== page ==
Fashion Corset Sewing for the Novice
November 3, 2013 10:54 AM   Subscribe

So, I was gifted some fabulous fabric, enough for a fabulous fashion corset. Never made one, thus I am looking for suggestions for good patterns, excellent kits, books and other resources. I am a reasonably skilled intermediate sewist, with a good machine, near some excellent local shops. I fully intend to practice on less-loved fabric first. I'm not looking for period accuracy or significant waist reduction, but I am looking to make something more corsetlike than a lightly-boned princess bodice. More steampunk outerwear than Victoria Secret underwear. Most likely I'll pick an underbust as it's intended as an over-my-clothes fashion thing.

Additional details about my sewing skills: I've been making functional, wearable garments and costumes for over ten years. My fit and alteration skills are fair, but they've been steadily improving this year when I've started learning how to pattern from existing clothes. I hate working from vintage patterns because I am accustomed to modern instructions and modern cutlines and modern tailor marks. I am a little intimidated by this project, but I don't think it's entirely beyond me. I am more than willing to spend decent money on necessary tools.

My sewing machine: a late 1960's Singer. It has a good selection of stitches but I have only a couple of feet for it (a standard foot, a walking foot, a blind hem foot and a standard--not invisible--zipper foot). I've got a tailor's ham, but no other pressing tools.

My experience with corsets generally: I have custom-fitted corsets from Stormy Leather and Dark Garden, as well as a couple steel-boned off-the-racks from various storefronts. I have a non-custom-sized cincher from Silks and Velvets and a fashion corset from Dolce & Gabbana. I'm not interested in ripping any of them apart in order to better understand how they are made, but I do have them onhand as references while I'm working.

posted by crush-onastick to Clothing, Beauty, & Fashion (7 answers total) 6 users marked this as a favorite
Good overview DVD, and pattern. Resource lists and more. (While there are some vintage patterns featured, conversions are often included.) Sounds like a fantastic project, best of luck to you!
posted by Iris Gambol at 11:40 AM on November 3, 2013

I second Laughing Moon! Their corset patterns are modernized but historically accurate, there's the accompanying DVD and they've been made so often by so many bloggers that the internetz has lots and lots and lots of feedback and examples of what the finished product looks like. If you want a fair bit of handholding for your first corset, this is the place to go.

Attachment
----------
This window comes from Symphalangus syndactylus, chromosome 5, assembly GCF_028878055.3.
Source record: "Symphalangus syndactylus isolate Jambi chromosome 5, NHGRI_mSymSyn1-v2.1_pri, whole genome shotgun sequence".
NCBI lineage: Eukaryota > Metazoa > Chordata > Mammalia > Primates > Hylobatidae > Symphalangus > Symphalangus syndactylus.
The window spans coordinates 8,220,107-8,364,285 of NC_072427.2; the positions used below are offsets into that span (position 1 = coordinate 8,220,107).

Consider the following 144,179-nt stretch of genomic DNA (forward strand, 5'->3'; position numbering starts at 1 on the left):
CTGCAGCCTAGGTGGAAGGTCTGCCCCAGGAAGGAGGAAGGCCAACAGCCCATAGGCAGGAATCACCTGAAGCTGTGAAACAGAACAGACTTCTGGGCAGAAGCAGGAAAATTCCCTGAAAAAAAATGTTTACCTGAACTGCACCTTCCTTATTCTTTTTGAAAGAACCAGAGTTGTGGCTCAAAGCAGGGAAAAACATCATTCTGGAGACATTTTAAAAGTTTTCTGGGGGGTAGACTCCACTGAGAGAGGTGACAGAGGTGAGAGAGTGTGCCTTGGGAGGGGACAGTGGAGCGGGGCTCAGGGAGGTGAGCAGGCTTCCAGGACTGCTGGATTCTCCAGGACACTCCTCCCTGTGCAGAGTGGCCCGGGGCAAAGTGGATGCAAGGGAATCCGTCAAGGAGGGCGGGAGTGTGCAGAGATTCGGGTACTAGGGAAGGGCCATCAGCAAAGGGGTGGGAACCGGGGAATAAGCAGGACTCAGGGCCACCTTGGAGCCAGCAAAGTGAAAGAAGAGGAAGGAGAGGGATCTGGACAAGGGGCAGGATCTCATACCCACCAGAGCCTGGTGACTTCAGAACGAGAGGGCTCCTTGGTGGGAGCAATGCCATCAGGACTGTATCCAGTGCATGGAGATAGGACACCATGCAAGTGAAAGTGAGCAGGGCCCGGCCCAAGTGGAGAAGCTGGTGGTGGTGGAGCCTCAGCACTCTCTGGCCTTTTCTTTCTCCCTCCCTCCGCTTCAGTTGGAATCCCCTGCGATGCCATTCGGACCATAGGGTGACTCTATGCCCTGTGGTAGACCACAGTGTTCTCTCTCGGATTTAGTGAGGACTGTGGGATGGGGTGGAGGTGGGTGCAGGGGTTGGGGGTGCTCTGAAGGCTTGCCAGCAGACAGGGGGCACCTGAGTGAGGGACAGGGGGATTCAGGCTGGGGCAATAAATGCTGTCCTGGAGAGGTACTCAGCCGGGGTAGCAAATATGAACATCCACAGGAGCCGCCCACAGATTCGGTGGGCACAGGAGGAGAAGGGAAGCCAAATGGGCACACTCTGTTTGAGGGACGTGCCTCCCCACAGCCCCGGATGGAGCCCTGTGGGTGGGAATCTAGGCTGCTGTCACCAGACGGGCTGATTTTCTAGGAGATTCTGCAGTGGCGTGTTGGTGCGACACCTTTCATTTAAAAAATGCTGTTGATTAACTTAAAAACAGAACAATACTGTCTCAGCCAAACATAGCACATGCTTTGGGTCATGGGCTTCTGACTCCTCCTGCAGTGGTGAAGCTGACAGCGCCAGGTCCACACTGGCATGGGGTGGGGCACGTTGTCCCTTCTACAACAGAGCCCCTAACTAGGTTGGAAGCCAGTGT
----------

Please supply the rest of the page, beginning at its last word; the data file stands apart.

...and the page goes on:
posted by stuck on an island at 11:53 AM on November 3, 2013

This site has lots of hints, tips, and info on corsets.
posted by PJMoore at 4:15 PM on November 3, 2013

This site has a ton of information about corsetmaking, including more modern corset interpretations, but some of the content is for subscribers:

This woman is a phenomenal seamstress who has made many historical corsets. She is working on a 17th C-inspired corset right now, but has discussions of how she made many other styles:

And an over-the-clothes underbust corset is called a Swiss waist.
posted by Lycaste at 5:09 PM on November 3, 2013

You need to find a store that specializes in corsetry. The grommets and boning you can get at a Joann's is NOT gonna cut the mustard for Serious Corsets. You'll need a hardcore grommet machine that will keep the grommets in place and specialized metal boning and probably a busk in addition to your fabric and notions. I don't know squat about where you would get that stuff in Chicago, but this is the nearest place to me (that's still open) that exists in California that I can personally vouch for, and they have mail order online.

I would highly recommend finding people in your area who specialize in making corsets (check steampunk, kinky, Renaissance Faire, Scottish Games, costume/dressup communities) and asking them for help, because I honestly think a lot of that stuff needs to be shown to you in person. I don't think I could really help you much over the Internet without being able to be all touchy-feely with the fabric, and corsetry is pretty hardcore sewing. I'm not saying you can't handle it, but I definitely feel like I need help when I'm making them and I've made 2.5 corsets (ran into trouble with the third one after my class was over, sigh). Are there any specialized sewing centers that offer classes? I'd look into that, as that's how I've learned.

Good luck!
posted by jenfullmoon at 6:36 PM on November 3, 2013

I've used laughing moon pattern 103, and found it pretty easy. I also hand-set my grommets, although with a heavy duty setter purchased from a corset supply store/site.

I would recommend making a mockup from start to finish to explore all of the steps, and make sure it looks like you want it to.

Depending on the weight of your fashion fabric, I would recommend flatlining it to something heavier, like a cotton twill.
posted by needlegrrl at 6:24 AM on November 4, 2013

Gertie has instructions for corset-making over at her site.
posted by mon-ma-tron at 9:06 PM on November 4, 2013

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